plusOne i = i + 1

main :: IO ()
main = print ((map plusOne [1, 2, 3]) == [2, 3, 4])

Now the output gets a little more interesting:

Main.hs:6:13-14: error:
    • Found hole: _1 :: b
      Where: ‘b’ is a rigid type variable bound by
               the type signature for:
                 map :: forall a b. (a -> b) -> [a] -> [b]
               at Main.hs:3:1-29
      Or perhaps ‘_1’ is mis-spelled, or not in scope
    • In the first argument of ‘(:)’, namely ‘_1’
      In the expression: _1 : _2
      In a case alternative: x : xs -> _1 : _2
    • Relevant bindings include
        xs :: [a] (bound at Main.hs:6:7)
        x :: a (bound at Main.hs:6:5)
        ls :: [a] (bound at Main.hs:4:7)
        f :: a -> b (bound at Main.hs:4:5)
        map :: (a -> b) -> [a] -> [b] (bound at Main.hs:4:1)
  |
6 |     x:xs -> _1:_2
  |             ^^
Main.hs:6:16-17: error:
    • Found hole: _2 :: [b]
      Where: ‘b’ is a rigid type variable bound by
               the type signature for:
                 map :: forall a b. (a -> b) -> [a] -> [b]
               at Main.hs:3:1-29
      Or perhaps ‘_2’ is mis-spelled, or not in scope
    • In the second argument of ‘(:)’, namely ‘_2’
      In the expression: _1 : _2
      In a case alternative: x : xs -> _1 : _2
    • Relevant bindings include
        xs :: [a] (bound at Main.hs:6:7)
        x :: a (bound at Main.hs:6:5)
        ls :: [a] (bound at Main.hs:4:7)
        f :: a -> b (bound at Main.hs:4:5)
        map :: (a -> b) -> [a] -> [b] (bound at Main.hs:4:1)
  |
6 |     x:xs -> _1:_2
  |                ^^

Our first hole is now of type b, and we see that it’s possible to get a value of this type by applying f to x. The second hole is still of type [b], and we see that the most reasonable way to get a value of this type is to recurse, using map with f and xs.

import Prelude hiding (map)

map :: (a -> b) -> [a] -> [b]
map f ls = case ls of
    [] -> []
    x:xs -> f x: map f xs

plusOne :: Int -> Int
plusOne i = i + 1

main :: IO ()
main = print ((map plusOne [1, 2, 3]) == [2, 3, 4])

And ghcid is satisfied:

All good (1 module, at <time>)

It compiles! But does it work?

$ runhaskell Main.hs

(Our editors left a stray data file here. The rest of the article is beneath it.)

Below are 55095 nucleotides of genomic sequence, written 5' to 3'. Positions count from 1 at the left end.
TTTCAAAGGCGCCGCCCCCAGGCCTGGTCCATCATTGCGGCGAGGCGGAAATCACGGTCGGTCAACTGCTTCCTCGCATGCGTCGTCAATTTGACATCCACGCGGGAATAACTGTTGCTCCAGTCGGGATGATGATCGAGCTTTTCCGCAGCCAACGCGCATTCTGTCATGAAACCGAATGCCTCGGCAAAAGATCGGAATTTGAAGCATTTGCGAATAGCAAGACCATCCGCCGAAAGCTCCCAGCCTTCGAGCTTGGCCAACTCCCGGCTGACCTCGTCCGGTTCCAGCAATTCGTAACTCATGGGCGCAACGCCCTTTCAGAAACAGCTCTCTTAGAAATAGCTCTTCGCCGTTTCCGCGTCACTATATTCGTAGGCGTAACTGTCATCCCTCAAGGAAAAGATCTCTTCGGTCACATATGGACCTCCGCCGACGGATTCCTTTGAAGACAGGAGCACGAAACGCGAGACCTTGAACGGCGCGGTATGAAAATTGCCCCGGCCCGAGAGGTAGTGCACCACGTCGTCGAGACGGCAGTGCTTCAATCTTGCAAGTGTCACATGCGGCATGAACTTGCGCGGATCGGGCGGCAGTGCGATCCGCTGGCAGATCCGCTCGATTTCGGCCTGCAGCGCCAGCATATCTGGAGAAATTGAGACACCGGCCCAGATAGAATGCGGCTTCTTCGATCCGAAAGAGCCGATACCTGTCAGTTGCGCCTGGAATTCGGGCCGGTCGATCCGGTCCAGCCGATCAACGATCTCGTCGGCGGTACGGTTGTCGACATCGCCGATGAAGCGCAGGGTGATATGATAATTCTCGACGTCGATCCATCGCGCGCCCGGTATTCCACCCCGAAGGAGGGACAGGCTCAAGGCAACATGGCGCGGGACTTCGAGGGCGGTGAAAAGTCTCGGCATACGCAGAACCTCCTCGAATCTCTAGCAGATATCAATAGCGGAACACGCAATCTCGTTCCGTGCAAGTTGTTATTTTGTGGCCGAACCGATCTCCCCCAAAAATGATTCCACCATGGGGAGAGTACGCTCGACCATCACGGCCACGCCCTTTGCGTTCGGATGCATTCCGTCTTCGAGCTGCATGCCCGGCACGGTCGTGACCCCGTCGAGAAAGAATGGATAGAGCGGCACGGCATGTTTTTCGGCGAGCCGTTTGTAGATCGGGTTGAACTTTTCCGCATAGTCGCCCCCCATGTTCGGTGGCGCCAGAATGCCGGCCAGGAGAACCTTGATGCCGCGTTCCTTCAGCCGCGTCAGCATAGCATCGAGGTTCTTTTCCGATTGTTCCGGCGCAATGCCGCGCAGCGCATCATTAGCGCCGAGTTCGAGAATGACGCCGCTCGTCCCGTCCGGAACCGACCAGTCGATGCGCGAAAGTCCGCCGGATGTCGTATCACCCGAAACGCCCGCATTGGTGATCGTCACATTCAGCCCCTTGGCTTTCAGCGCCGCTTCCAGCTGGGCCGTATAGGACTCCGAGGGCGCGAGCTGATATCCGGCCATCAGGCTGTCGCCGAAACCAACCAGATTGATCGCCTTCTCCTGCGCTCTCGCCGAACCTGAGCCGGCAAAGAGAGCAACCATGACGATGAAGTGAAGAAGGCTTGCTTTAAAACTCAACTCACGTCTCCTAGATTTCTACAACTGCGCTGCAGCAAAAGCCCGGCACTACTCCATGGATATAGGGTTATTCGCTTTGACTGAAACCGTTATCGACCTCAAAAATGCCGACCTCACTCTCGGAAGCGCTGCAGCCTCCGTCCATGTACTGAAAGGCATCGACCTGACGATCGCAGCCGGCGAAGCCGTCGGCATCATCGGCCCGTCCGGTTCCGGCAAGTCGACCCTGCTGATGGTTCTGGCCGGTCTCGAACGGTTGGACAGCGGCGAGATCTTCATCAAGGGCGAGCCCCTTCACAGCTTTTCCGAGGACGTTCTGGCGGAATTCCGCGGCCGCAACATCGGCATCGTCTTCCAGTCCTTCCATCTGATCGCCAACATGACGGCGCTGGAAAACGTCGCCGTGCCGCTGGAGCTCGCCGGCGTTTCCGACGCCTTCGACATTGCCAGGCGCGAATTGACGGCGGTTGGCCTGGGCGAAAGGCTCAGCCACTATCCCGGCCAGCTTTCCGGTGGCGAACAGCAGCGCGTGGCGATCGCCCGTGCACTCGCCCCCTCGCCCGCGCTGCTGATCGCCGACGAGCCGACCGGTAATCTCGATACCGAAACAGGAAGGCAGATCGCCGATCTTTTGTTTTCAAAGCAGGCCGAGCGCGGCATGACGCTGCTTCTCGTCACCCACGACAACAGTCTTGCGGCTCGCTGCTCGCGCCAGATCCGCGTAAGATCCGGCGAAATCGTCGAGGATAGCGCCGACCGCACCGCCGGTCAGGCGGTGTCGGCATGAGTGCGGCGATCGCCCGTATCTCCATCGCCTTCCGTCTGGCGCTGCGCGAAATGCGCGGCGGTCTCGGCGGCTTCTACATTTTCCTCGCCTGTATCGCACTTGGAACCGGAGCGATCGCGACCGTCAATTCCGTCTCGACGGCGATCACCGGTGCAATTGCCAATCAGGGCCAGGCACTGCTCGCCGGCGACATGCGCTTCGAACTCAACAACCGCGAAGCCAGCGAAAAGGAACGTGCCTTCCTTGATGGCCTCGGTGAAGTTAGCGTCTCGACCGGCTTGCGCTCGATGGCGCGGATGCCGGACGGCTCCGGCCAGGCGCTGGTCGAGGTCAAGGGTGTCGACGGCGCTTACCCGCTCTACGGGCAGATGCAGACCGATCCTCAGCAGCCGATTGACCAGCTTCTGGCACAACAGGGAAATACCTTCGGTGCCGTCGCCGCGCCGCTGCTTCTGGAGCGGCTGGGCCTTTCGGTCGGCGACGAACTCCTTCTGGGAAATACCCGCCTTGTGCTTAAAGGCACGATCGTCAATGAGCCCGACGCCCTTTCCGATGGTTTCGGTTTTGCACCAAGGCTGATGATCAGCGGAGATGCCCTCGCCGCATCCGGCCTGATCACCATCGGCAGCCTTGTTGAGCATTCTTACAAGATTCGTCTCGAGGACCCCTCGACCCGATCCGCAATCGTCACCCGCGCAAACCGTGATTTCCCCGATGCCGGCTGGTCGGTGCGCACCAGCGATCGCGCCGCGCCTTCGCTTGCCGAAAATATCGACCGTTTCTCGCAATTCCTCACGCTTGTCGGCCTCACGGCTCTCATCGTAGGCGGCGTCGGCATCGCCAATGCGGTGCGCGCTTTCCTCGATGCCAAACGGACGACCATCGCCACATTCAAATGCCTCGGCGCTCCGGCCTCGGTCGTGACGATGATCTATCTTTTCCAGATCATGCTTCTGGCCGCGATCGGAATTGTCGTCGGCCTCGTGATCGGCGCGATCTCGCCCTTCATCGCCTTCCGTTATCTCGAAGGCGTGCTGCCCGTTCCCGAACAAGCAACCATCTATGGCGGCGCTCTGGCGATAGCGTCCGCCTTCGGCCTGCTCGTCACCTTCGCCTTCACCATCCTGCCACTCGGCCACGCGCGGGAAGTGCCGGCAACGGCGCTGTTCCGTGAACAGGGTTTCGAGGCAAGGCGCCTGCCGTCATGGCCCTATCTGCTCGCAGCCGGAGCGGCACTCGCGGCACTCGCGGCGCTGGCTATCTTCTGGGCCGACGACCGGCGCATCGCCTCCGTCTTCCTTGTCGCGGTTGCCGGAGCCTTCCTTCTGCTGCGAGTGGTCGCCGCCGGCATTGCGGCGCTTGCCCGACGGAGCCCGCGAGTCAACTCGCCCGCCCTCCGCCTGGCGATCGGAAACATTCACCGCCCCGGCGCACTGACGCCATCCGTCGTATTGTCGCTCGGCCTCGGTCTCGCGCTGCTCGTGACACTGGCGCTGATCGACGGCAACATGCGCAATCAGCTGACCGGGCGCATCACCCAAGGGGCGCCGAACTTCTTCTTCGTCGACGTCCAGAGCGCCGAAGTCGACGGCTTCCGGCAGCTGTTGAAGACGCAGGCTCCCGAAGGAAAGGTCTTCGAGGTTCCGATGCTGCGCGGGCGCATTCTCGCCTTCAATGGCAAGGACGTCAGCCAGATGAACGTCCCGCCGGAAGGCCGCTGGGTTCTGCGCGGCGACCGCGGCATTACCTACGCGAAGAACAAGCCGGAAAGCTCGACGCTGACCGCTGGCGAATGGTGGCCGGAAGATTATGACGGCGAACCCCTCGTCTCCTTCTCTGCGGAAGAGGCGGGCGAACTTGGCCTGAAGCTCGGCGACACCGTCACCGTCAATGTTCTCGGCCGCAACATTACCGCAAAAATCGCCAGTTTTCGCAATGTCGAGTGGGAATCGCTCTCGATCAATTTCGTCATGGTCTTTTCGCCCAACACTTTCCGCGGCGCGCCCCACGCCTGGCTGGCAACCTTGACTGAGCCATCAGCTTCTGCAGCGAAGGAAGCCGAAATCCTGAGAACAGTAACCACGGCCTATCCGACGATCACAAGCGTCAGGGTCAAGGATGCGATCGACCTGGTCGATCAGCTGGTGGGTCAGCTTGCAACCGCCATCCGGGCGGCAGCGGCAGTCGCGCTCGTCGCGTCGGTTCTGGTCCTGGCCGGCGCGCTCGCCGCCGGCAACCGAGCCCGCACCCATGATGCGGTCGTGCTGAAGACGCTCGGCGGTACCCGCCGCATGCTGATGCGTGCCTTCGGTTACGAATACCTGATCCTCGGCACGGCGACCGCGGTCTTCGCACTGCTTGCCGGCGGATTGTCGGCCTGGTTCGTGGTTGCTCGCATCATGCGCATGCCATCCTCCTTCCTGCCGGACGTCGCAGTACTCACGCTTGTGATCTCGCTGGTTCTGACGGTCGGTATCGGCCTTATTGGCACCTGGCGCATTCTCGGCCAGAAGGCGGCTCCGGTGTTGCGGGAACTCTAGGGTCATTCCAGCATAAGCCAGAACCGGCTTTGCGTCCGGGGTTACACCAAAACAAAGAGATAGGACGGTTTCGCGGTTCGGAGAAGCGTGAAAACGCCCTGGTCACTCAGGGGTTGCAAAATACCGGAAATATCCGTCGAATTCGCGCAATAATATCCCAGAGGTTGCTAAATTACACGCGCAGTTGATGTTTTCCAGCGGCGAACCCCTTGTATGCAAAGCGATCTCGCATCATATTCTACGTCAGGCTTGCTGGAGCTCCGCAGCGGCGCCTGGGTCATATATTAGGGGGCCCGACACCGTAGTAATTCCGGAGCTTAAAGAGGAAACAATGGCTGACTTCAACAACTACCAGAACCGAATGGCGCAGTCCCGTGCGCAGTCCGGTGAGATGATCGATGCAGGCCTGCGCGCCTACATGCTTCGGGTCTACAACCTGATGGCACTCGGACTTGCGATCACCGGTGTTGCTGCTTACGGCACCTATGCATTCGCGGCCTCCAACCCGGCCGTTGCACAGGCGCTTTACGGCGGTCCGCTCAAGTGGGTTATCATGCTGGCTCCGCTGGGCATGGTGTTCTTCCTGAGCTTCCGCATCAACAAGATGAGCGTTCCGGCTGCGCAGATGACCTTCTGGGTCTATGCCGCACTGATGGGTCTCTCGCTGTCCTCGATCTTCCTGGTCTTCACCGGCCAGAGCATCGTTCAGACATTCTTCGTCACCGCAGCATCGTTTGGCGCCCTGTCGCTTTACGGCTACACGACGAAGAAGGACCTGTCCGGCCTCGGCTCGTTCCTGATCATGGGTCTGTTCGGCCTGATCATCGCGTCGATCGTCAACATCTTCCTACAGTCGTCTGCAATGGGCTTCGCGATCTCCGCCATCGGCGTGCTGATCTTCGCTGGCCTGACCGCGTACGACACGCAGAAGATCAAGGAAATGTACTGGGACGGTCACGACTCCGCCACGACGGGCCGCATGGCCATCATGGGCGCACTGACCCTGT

True

Fantastic! We were able to ask the compiler for hints and get useful answers back. This is a gigantic improvement over anything I’m aware of in Python land.

Unfortunately, there is a catch: this program is too easy to break. Let me demonstrate my favourite way:

import Prelude hiding (map)

map :: (a -> b) -> [a] -> [b]
map f ls = []

plusOne :: Int -> Int
plusOne i = i + 1

main :: IO ()
main = print ((map plusOne [1, 2, 3]) == [2, 3, 4])

The astute reader will notice that this is the Haskell equivalent of the obviously broken Python program we started with. Here is what ghcid has to say:

All good (1 module, at <time>)

So what’s going on here? It turns out an empty list is a valid list of any type. Is it a list of Strings? Yup. Is it a list of Ints? Sure!

One way of avoiding this class of incorrect program is to specify that the input and the output lists should be of the same length. It’s possible to do this in Haskell, but it is a lot of work. Can we do better?

Enter Idris.

Idris is a functional programming language with a more sophisticated type system than Haskell’s. Unfortunately it trades off some type inference to achieve this, so it’s not strictly better than Haskell in every way. It has excellent built-in editor support, and therefore has fancier typed holes!

Let’s try to implement map again:

data Vect : Nat -> Type -> Type where
    Nil  : Vect 0 a
    (::) : a -> Vect length a -> Vect (1 + length) a

implementation (Eq a) => Eq (Vect l a) where
    (==) []      []      = True
    (==) (x::xs) (y::ys) = x == y && xs == ys